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Blair admits they lied about Iraq's 'mass graves'

The British prime minister has been forced to admit that claims about the number of Saddam's enemies killed during the civil war - the infamous "mass graves" - was exaggerated by at least 8000%.

Meanwhile, the situation in Sudan is far more dangerous than Iraq ever was, or ever could have become, and many times more people are suffering and dying. The mass murder and ethnic cleansing in Sudan has been going on for more than a year. So when are the self-appointed international saviours, the US and UK, going to send in the troops to intervene? When is the UN Security Council going to pass a resolution? It's almost to late.

Of course, there are no natural resources for the victors to plunder in the Sudan.


The Guardian (UK), "PM admits graves claim 'untrue'", 18 July 2004.
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    Downing Street has admitted to The Observer that repeated claims by Tony Blair that '400,000 bodies had been found in Iraqi mass graves' is untrue...
    The claims by Blair in November and December of last year, were given widespread credence, quoted by MPs and widely published, including in the introduction to a US government pamphlet on Iraq's mass graves.
    In that publication - Iraq's Legacy of Terror: Mass Graves produced by USAID, the US government aid distribution agency, Blair is quoted from 20 November last year: 'We've already discovered, just so far, the remains of 400,000 people in mass graves.'
    On 14 December Blair repeated the claim in a statement issued by Downing Street in response to the arrest of Saddam Hussein and posted on the Labour party website that: 'The remains of 400,000 human beings [have] already [been] found in mass graves.'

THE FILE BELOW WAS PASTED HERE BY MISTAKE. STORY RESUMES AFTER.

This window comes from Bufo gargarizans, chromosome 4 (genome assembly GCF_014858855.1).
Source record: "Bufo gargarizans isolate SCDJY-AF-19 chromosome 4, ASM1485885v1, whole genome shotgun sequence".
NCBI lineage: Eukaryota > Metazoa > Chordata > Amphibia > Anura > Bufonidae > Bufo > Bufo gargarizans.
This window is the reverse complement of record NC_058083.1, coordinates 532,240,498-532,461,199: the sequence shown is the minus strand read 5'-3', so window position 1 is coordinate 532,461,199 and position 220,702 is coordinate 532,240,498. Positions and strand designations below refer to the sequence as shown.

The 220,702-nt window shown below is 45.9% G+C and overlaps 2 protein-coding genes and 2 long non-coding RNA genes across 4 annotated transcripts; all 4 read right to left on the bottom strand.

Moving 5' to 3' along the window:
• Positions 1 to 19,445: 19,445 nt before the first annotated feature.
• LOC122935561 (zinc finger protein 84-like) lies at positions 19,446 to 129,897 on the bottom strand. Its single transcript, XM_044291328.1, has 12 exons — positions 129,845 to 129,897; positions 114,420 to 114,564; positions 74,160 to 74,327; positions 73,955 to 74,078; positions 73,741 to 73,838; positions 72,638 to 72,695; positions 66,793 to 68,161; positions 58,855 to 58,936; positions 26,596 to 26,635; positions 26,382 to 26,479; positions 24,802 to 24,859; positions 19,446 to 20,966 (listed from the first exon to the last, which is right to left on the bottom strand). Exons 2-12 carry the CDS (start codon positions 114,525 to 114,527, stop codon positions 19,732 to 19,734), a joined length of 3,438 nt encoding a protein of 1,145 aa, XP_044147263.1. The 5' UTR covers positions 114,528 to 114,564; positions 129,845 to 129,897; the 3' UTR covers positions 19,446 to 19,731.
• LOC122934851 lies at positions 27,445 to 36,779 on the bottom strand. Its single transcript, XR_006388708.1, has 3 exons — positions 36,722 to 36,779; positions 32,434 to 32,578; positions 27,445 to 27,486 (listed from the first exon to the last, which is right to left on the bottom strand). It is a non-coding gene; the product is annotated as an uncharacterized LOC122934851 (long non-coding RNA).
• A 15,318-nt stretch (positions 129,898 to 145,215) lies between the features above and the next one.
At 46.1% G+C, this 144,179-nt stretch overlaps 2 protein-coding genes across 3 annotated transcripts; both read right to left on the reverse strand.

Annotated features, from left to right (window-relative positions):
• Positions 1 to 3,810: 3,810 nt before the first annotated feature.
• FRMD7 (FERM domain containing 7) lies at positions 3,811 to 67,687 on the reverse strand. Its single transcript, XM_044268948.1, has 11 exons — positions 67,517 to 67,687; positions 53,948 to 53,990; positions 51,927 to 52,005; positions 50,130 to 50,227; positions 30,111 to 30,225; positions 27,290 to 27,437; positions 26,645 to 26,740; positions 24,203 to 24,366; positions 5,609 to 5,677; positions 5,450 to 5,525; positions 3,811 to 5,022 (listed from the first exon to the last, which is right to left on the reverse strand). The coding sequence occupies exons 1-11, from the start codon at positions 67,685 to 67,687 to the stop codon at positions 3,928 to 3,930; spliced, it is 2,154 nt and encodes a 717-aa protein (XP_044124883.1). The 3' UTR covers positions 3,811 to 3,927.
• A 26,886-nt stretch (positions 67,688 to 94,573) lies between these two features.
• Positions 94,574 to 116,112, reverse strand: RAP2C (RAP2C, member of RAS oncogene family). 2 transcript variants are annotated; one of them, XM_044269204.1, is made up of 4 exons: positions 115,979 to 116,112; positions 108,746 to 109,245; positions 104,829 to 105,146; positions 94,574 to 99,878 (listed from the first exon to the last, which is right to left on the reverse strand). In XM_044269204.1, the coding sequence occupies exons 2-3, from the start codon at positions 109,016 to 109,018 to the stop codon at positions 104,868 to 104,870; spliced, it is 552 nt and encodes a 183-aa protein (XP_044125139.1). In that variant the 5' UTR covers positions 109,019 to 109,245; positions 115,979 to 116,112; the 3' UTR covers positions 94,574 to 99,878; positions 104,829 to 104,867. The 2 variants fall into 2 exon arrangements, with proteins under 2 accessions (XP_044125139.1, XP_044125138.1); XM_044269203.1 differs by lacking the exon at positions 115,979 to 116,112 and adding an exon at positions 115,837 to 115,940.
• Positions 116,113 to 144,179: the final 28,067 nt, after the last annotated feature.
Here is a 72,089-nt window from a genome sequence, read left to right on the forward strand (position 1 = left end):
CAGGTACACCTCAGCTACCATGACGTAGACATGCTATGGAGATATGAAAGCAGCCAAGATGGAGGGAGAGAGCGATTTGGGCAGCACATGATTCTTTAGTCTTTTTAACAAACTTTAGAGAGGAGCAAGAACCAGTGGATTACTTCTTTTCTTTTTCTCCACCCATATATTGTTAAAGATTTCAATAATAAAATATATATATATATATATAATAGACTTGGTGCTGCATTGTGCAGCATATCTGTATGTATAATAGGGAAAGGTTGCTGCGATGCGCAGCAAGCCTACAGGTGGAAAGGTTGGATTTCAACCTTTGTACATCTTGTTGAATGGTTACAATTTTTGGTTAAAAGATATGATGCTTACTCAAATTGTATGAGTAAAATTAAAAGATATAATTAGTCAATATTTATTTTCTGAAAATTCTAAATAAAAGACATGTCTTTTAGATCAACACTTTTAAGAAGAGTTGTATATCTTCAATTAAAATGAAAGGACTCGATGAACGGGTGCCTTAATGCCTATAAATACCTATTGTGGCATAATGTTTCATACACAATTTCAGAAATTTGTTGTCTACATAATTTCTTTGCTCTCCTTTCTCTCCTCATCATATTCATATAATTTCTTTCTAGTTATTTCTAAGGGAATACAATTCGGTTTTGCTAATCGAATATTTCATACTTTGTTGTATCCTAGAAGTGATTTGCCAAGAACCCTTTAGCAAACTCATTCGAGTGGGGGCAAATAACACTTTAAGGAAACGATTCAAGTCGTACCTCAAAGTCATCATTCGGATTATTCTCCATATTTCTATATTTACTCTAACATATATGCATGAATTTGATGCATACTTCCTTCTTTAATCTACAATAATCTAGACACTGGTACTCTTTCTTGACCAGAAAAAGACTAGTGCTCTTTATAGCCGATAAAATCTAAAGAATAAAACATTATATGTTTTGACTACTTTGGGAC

The admission that the figure has been hugely inflated follows a week in which Blair accepted responsibility for charges in the Butler report over the way in which Downing Street pushed intelligence reports 'to the outer limits' in the case for the threat posed by Iraq.
    And while few have any doubts that Saddam's regime was responsible for serious crimes against humanity, the exact scale of those crimes has become increasingly politicised in both Washington and London as it has become clearer that the case against Iraq for retention of weapons of mass destruction has faded.


Daily Telegraph (UK), "Don't ignore Sudan plight", 19 July 2004.
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    Britain's best-known international aid charities launch a joint national appeal tomorrow to combat the "world's worst humanitarian crisis" in the Darfur region of Sudan.
    One million people are thought to have been displaced and at least 30,000 killed, although some put the figure much higher.
    Pro-government Arab militias are accused of ethnic cleansing and even genocide against the region's black African population.
    Today, W. F. Deedes reports from Tawila, in Northern Darfur, where hundreds of people have been killed and women and children raped.
    Brendan Gormley, the chief executive of the Disasters Emergency Committee, which is organising the appeal with 11 charities, said: "This is the worst humanitarian crisis facing the world today.
    The death toll could reach more than 350,000 if aid does not reach more than two million people soon, the United States Agency for International Development has said.

Daily Telegraph (UK), "Shameful cover-up that prevents charities tackling a catastrophe", front page, 19 July 2004.
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    Either way, the outcome which I have been looking at is horrible. Why was the world so slow to react? Why has the rescue of these people taken so long? We're talking of a million displaced people, 700,000 of them in urgent need of food aid, and 150,000 of those likely to be cut off by the rains which are starting now. "We need a thousand more aid workers," a United Nations source says to me, "and it's very late in the day."

"The Insider" mailing list article, 18 July 2004.

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Tags: Sudan, humaniterian, crisis, disaster, cover-up, Iraq, mass, graves, Blair, lied, US, help, UK, complacency, intervention, , conspiracy theories.

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